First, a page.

Acacia Communications, Inc. (NASDAQ: ACIA) last week announced it now offers a 100G DWDM coherent transceiver for edge and access applications and a bidirectional module that targets fiber-limited networks. Both modules should appeal to cable MSO operators, according to the company.
The DWDM optical module comes in a QSFP-DD form factor. Tom Williams, vice president of marketing at Acacia, says the DWDM optical transceiver should meet emerging aggregation and 10G upgrade requirements in such edge and access applications as 5G mobile fronthaul/midhaul/backhaul as well as the networks of cable operators, particularly as they move to Distributed Access Architectures.
“The edge of the network is evolving, and we’re bringing new solutions to market designed to provide scale and ease of use for new applications around IoT and edge computing,” commented Jörg-Peter Elbers, senior vice president of advanced technology at systems house ADVA, via an Acacia press release. “As service providers upgrade their access and aggregation infrastructure, it is only a matter of time before coherent technologies make inroads in this space. Acacia has been a leading provider of pluggable coherent optics and their latest innovation provides interesting possibilities.”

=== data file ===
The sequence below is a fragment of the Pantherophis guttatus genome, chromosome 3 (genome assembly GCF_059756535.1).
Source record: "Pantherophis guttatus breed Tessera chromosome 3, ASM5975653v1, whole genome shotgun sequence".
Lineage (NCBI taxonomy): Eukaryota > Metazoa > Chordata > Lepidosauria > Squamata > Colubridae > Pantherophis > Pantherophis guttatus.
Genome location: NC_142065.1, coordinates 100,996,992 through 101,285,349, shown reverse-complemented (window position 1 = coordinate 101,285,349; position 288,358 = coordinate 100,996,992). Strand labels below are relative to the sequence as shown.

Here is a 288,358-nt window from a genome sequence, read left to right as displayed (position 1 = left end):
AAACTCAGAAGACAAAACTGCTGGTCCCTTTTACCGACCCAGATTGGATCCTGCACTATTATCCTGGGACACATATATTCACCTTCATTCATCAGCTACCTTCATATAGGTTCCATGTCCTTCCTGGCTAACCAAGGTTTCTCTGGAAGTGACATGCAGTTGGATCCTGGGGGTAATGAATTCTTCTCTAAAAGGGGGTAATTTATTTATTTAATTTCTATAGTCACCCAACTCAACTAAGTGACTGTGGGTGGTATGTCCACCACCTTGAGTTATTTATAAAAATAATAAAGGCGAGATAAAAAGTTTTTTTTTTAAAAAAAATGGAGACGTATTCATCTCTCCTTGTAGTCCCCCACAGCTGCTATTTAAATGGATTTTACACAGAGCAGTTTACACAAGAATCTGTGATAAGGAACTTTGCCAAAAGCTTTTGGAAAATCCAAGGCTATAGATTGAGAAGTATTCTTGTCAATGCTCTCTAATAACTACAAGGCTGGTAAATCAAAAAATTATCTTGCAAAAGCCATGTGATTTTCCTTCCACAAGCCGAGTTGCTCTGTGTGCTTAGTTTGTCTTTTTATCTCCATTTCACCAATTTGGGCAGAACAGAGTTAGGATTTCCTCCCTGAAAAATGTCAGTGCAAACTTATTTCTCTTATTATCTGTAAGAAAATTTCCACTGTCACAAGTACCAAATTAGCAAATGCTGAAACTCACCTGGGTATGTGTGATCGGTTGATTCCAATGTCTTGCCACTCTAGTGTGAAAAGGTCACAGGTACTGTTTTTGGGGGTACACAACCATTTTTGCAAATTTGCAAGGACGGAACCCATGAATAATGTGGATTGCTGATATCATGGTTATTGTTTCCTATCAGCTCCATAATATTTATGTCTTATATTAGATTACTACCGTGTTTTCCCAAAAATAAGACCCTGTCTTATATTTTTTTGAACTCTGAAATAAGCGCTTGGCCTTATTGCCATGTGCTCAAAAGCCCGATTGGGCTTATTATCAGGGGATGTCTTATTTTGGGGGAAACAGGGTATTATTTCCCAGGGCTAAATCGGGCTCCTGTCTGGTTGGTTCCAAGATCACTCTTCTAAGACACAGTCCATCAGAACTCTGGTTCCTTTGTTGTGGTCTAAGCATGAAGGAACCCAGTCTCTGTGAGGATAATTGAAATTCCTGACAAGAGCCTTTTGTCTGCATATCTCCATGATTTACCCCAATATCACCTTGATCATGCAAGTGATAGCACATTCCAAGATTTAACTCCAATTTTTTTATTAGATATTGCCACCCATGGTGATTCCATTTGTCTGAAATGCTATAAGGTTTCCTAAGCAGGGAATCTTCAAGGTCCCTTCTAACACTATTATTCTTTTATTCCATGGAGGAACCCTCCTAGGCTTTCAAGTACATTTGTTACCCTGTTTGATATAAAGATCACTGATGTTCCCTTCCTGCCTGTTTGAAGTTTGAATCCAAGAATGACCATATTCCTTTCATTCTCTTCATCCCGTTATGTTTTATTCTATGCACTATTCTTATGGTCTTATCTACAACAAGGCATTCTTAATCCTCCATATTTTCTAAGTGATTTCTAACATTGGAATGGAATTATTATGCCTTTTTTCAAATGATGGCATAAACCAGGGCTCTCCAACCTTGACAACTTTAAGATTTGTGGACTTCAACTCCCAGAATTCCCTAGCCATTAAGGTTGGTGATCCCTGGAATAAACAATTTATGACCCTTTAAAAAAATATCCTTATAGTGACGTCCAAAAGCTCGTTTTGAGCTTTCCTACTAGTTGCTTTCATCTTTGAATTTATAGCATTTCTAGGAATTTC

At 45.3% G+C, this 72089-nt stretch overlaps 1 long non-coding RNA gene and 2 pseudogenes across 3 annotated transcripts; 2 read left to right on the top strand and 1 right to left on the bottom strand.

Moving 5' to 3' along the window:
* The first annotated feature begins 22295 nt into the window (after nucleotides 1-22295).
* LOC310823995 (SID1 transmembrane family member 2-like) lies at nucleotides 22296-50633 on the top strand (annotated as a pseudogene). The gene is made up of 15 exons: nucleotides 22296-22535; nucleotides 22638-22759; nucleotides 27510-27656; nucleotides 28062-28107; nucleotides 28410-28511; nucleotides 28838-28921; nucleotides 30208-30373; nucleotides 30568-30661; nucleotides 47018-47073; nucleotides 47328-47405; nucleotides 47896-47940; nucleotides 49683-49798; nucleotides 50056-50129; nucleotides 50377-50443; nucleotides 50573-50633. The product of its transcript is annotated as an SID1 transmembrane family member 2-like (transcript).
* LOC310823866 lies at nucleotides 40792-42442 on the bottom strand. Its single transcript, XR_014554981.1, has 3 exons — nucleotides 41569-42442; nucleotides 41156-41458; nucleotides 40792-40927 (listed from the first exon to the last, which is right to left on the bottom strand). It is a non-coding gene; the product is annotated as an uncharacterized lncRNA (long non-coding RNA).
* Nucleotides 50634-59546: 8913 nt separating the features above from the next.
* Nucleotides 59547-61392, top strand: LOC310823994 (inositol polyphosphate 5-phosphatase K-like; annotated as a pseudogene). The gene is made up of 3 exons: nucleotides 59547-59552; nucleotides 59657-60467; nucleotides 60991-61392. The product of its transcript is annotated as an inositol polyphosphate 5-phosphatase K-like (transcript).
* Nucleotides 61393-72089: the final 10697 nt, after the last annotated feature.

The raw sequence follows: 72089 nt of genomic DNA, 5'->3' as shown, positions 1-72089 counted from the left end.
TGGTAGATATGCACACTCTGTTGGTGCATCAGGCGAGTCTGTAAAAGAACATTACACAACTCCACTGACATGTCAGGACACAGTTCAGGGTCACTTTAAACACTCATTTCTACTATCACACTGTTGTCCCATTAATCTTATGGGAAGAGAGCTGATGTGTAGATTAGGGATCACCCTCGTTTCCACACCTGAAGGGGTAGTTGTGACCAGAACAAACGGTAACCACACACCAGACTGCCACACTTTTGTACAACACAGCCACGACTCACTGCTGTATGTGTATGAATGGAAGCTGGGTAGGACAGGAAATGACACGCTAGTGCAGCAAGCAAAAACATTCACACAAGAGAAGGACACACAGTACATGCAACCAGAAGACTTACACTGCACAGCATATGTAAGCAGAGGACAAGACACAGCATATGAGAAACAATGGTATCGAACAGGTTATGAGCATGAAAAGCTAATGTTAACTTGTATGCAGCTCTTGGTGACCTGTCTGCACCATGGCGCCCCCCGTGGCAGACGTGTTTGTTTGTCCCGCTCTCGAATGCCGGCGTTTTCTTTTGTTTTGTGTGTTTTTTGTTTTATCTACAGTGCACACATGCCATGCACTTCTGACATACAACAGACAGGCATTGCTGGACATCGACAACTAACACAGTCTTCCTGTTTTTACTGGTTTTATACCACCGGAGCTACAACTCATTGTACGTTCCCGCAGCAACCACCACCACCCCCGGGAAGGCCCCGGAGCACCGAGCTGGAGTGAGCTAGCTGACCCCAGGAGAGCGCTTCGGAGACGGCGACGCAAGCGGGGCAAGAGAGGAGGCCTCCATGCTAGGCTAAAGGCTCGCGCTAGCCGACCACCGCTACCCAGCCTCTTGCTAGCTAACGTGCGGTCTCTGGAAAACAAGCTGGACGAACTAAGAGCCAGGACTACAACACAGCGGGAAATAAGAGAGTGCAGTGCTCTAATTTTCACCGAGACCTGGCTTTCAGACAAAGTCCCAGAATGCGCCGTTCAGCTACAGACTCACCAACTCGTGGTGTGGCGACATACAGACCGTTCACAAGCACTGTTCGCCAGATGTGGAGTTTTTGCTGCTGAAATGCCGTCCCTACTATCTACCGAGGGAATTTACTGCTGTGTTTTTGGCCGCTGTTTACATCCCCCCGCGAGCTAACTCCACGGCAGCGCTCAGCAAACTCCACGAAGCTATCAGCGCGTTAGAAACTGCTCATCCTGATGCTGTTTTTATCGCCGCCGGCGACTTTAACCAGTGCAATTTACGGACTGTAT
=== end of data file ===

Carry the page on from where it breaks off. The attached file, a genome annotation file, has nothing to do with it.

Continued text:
The bi-directional coherent 100G module targets applications where operators can’t afford to devote separate fibers to transmit and receive. Williams again pointed to cable network operators as a likely user of the optical transceiver, which comes in a CFP2-DCO package.
“Cignal AI recognized an opportunity for 100G coherent in the edge and access market back in 2018, and Acacia is the first to aggressively pursue it,” said Scott Wilkinson, lead analyst at Cignal AI, via a second press release. “The time is right for network operators, such as cable MSOs, to bring coherent technology to their fiber-constrained networks, where Acacia’s bi-directional module can help them increase capacity.”
Williams says Acacia has a roadmap toward 200G and 400G for all three of the new 100G coherent modules. However, he declined to discuss the timing for such upgraded devices, as 100G will meet market needs for now, he said.